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Kokoda Statistics

Kokoda Time Line

July 7 1942- 39th Battalion walks past Mc Donald’s Corner on route to Kokoda, led by Captain Sam Templeton and guided by Bert Kienzle.

July 15 39th Battalion arrive in Kokoda

July 21 Japanese land in Buna

July 23 39th Battalion engages Japanese in fight at Awala north of Kokoda.

July 24 Australian withdraw to Kokoda

July 29 first battle of Kokoda is lost, Australians withdraw to Deniki. Lt Col Owen Killed.

August 8 Australians retake Kokoda unopposed.

August 10 Japanese retake Kokoda and withdraw to Deniki and onto Isurava.

August 16 Lt Col Ralph Honner arrives in Isurava to replace Owen’s

August 26 Forward elements of 21st Brigade led by 2/14 battalion arrive at Isurava

August 26 Battle of Isurava commences.

August 29 Bruce Kingsbury wins VC, Charlie McCallum holds off Japanese and kills 20 plus Japanese firing Bren gun and Tommy gun alternatively from hip while wounded three times, while his mates withdraw. Awarded DSM.

August 29 Battle of Isurava ends with withdrawal back through Alola.

August 30-September 2 Withdrawal to Eora creek. Eora creek defence.

September 2-3 Templeton’s crossing defence

September 5 Withdrawal to Efogi

September 6-8 Battle of Mission Ridge/Brigade Hill

September 17 Australians dig in at Iorabaiwa

September 17 Australians withdraw to Imita Ridge.

September 21 53rd Battery of the 14th Australian Field Regiment fire first rounds on Japanese at Iorabaiwa from Ower’s Corner. From Ower’s Corner to Iorabaiwa Ridge is 10km. It takes 25 seconds for rounds to hit their mark. Over the next few days 700 high explosive rounds are fired.

September 24 Japanese begin their withdrawal. Japanese have no word for retreats so are ordered to advance to the rear.

September 28 Australian troops attack Iorabaiwa, but find Japanese have already withdrawn.

October 12-17 Japanese dig in at Templeton’s crossing.

October 21-29 Japanese dig in at Eora Creek

November 2 Kokoda recaptured unopposed

November 5-11 Oivi-Goiari Battle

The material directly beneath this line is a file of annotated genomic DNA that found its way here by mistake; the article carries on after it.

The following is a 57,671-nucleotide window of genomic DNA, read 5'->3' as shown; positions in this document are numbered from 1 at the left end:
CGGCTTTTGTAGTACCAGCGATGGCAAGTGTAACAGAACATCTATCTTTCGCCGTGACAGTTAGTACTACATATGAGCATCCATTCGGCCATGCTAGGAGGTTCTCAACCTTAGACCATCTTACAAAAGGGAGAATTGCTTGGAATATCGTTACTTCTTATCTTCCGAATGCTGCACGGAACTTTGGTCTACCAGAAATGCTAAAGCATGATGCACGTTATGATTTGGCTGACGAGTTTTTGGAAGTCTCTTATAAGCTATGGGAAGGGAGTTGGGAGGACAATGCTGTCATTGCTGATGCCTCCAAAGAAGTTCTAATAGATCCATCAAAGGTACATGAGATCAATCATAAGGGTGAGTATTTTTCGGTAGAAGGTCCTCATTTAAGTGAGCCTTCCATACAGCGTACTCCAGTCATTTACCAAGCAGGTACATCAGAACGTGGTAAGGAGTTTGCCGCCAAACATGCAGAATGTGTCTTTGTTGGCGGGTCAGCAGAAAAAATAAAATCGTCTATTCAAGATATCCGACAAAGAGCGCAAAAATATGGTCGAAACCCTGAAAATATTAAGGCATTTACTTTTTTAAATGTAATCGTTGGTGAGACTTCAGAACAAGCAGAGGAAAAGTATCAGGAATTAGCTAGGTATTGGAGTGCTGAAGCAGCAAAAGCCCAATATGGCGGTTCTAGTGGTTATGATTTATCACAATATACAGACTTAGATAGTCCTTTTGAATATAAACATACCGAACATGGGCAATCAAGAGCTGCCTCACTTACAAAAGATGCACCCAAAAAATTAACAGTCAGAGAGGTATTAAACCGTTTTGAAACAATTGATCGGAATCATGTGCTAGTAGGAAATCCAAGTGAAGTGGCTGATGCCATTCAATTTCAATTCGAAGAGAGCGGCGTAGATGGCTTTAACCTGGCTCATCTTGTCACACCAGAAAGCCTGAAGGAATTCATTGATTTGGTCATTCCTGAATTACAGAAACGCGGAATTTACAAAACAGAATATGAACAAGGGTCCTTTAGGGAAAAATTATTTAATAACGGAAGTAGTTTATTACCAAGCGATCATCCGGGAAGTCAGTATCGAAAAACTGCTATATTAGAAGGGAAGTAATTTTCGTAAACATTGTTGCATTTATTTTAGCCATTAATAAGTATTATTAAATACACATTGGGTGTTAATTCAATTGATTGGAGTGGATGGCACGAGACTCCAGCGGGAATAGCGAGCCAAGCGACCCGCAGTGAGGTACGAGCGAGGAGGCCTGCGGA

November 17, 16th and 25th Brigades cross the Kumusi River. The battle of Kokoda is over.

Bomana War Cemetery Port Moresby Commonwealth War Cemetery

Known Unknown Total
Australian troops 3069237 3306
British 2 438 440
New Zealanders66
Dutch1 1
Allied 22
Others 4
Subtotal3078701Total 3779

Two VC winners Kingsbury and French

One lady nurse buried, youngest 16, oldest 67merchant seaman

Most British were POW killed in Bougainville

Units That Served On Kokoda Track


39th Battalion

53rd Battalion Abuari Track

Isurava, as above plus 21st Brigade 2/14th Battalion

Abuari, 2/16 Battalion and Isurava withdrawal

2/27th Mission Ridge

Fresh Troops arrive at Iorabaiwa

25th Brigade

2/25th, 2/31st and 2/33rd

3rd Battalion and 2/1st Battalion took over defence


25th Brigade

16th Brigade, 2/1st, 2/2nd and 2/3rd and 3rd Battalion

Supporting Units

2/4th, 2/6th, and 14th Field Ambulance

2/5th and 2/6th Field companies, Royal Australian Engineers

Army Organisation:

In the Pacific War the army was structured along the following lines although it should be remembered that during the Kokoda campaign units were under strength to due manpower problems, wounds and the ravages of disease:

Division: The highest level combat unit in the army structure. It is commanded by a Major General and comprised 14,000 men.

Brigade: 3 Brigades form a Division. Each one commanded by a Brigadier and comprised 3,300 men.

Battalion: 3 Battalions form a Brigade. Each on commanded by a Lieutenant Colonel and comprised 850 men.

Company: 5 Companies form a Battalion. Each one commanded by a Captain and comprised 140 men.

Platoon: 3 Platoon form a Company. Each one commanded by a Lieutenant and comprised 39 men.

Section: 3 Sections form a Platoon. Each one commanded by a Corporal.